With respect to juveniles, both common observation and expert opinion emphasize that the “distrust of confessions made in certain situations” to which Dean Wigmore referred in the passage quoted supra, at 44-45, is imperative in the case of children from an early age through adolescence. In New York, for example, the recently enacted Family Court Act provides that the juvenile and his parents must be advised at the start of the hearing of his right to remain silent. The New York statute also provides that the police must attempt to communicate with the juvenile’s parents before questioning him, and that absent “special circumstances” a confession may not be obtained from a child prior to notifying his parents or relatives and releasing the child either to them or to the Family Court. In In the Matters of Gregory W. and Gerald S., referred to above, the New York Court of Appeals held that the privilege against self-incrimination applies in juvenile delinquency cases and requires the exclusion of involuntary confessions, and that People v. Lewis, 260 N. Y. 171, 183 N. E. 353 (1932), holding the contrary, had been specifically overruled by statute.
The authoritative “Standards for Juvenile and Family Courts” concludes that, “Whether or not transfer to the criminal court is a possibility, certain procedures should always be followed. Before being interviewed [by the police], the child and his parents should be informed of his right to have legal counsel present and to refuse to answer questions or be fingerprinted if he should so decide.”
Against the application to juveniles of the right to silence, it is argued that juvenile proceedings are “civil” and not “criminal,” and therefore the privilege should not apply. It is true that the statement of the privilege in the Fifth Amendment, which is applicable to the States by reason of the Fourteenth Amendment, is that no person “shall be compelled in any criminal case to be a witness against himself.” However, it is also clear that the availability of the privilege does not turn upon the type of proceeding in which its protection is invoked, but upon the nature of the statement or admission and the exposure which it invites. The privilege may, for example, be claimed in a civil or administrative proceeding, if the statement is or may be inculpatory.
It would be entirely unrealistic to carve out of the Fifth Amendment all statements by juveniles on the ground that these cannot lead to “criminal” involvement. In the first place, juvenile proceedings to determine “delinquency,” which may lead to commitment to a state institution, must be regarded as “criminal” for purposes of the privilege against self-incrimination. To hold otherwise would be to disregard substance because of the feeble enticement of the “civil” label-of-convenience which has been attached to juvenile proceedings. Indeed, in over half of the States, there is not even assurance that the juvenile will be kept in separate institutions, apart from adult “criminals.” In those States juveniles may be placed in or transferred to adult penal institutions after having been found “delinquent” by a juvenile court. For this purpose, at least, commitment is a deprivation of liberty. It is incarceration against one’s will, whether it is called “criminal” or “civil.” And our Constitution guarantees that no person shall be “compelled” to be a witness against himself when he is threatened with deprivation of his liberty—a command which this Court has broadly applied and generously implemented in accordance with the teaching of the history of the privilege and its great office in mankind’s battle for freedom.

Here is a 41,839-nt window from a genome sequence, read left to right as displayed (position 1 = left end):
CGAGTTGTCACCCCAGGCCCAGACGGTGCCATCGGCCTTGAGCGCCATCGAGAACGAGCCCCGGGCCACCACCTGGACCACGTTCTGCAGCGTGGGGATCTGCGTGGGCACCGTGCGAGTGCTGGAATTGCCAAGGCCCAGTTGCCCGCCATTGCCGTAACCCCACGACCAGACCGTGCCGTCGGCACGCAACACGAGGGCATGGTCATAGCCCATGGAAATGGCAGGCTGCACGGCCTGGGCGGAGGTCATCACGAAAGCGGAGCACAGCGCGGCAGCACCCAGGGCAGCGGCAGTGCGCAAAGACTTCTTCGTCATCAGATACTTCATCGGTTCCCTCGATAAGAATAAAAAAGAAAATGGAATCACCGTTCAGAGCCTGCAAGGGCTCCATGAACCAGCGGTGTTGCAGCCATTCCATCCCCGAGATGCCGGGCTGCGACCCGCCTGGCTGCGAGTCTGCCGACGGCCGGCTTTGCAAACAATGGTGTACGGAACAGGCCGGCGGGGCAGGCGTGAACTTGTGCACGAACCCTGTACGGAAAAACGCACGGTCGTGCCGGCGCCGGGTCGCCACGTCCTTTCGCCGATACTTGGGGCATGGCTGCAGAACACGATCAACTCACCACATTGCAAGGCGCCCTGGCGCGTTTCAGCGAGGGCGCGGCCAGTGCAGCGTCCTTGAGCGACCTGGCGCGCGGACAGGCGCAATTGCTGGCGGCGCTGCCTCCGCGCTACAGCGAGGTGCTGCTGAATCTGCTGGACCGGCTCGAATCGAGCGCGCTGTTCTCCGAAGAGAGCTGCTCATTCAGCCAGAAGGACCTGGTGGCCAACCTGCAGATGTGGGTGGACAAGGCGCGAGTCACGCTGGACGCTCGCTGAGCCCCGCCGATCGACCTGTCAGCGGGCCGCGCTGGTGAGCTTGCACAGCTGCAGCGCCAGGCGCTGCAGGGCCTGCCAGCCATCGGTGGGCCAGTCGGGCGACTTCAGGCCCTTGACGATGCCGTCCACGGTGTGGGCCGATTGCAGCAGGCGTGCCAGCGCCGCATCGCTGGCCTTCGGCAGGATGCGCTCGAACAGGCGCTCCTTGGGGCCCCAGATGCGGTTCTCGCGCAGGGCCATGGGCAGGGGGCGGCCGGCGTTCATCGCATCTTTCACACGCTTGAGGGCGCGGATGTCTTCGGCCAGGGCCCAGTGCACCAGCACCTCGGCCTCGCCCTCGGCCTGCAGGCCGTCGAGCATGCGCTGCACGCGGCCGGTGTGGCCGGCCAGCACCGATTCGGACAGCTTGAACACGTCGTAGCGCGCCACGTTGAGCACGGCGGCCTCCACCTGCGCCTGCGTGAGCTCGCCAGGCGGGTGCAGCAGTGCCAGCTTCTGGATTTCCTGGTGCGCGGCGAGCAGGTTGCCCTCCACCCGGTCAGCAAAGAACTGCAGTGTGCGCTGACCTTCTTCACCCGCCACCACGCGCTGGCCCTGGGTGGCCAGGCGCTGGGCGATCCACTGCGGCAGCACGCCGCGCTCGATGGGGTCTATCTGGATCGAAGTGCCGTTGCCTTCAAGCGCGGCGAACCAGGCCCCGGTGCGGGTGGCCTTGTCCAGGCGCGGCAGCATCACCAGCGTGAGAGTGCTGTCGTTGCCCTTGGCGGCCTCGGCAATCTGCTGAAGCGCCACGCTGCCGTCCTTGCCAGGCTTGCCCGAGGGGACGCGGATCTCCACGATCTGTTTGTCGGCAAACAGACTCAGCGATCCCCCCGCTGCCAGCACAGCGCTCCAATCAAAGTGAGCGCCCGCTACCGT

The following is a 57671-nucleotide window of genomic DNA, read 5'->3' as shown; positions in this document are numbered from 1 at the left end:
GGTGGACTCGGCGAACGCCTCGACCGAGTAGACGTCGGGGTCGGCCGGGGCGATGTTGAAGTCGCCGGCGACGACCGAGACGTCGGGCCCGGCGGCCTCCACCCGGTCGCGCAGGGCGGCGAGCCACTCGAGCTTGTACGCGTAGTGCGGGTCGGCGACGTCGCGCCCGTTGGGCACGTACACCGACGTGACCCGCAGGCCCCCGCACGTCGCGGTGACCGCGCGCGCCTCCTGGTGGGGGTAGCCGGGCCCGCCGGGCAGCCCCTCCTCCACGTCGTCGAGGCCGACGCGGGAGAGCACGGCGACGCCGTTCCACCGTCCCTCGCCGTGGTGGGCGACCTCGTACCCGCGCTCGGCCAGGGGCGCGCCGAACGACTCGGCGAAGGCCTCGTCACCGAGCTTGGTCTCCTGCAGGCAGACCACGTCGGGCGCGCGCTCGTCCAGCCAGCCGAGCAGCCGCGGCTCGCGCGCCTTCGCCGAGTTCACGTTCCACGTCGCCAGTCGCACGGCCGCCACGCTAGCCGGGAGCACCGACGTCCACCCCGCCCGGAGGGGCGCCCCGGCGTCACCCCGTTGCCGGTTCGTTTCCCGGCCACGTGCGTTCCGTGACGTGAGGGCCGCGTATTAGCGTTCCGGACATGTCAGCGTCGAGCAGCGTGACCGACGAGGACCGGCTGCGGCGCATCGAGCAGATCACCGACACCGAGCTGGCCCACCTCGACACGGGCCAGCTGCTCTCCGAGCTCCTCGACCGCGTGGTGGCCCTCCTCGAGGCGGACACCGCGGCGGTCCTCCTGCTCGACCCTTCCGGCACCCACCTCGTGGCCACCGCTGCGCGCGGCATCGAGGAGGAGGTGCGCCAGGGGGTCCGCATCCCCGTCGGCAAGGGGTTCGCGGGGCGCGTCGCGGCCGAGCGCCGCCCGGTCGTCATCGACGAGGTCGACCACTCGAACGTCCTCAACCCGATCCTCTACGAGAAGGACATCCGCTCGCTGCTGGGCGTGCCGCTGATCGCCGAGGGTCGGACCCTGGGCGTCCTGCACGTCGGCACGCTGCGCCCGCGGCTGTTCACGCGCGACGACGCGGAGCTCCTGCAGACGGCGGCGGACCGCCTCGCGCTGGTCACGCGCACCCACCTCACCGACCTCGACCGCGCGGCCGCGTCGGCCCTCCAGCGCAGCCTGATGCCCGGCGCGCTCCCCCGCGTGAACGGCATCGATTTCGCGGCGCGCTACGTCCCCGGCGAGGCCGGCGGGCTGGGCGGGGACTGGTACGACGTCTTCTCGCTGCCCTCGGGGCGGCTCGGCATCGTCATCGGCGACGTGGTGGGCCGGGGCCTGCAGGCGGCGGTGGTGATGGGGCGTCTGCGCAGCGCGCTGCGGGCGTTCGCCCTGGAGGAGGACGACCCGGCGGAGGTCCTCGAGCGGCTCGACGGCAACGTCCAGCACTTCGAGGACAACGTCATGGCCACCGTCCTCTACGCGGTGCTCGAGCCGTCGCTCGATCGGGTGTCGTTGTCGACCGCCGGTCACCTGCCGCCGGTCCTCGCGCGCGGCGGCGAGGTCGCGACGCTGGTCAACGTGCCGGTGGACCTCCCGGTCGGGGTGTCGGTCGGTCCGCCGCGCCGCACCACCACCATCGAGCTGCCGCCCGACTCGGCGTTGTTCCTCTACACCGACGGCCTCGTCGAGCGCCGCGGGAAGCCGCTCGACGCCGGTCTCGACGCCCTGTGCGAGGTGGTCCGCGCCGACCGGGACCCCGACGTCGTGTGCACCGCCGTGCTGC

In addition, apart from the equivalence for this purpose of exposure to commitment as a juvenile delinquent and exposure to imprisonment as an adult offender, the fact of the matter is that there is little or no assurance in Arizona, as in most if not all of the States, that a juvenile apprehended and interrogated by the police or even by the Juvenile Court itself will remain outside of the reach of adult courts as a consequence of the offense for which he has been taken into custody. In Arizona, as in other States, provision is made for Juvenile Courts to relinquish or waive jurisdiction to the ordinary criminal courts. In the present case, when Gerald Gault was interrogated concerning violation of a section of the Arizona Criminal Code, it could not be certain that the Juvenile Court Judge would decide to “suspend” criminal prosecution in court for adults by proceeding to an adjudication in Juvenile Court.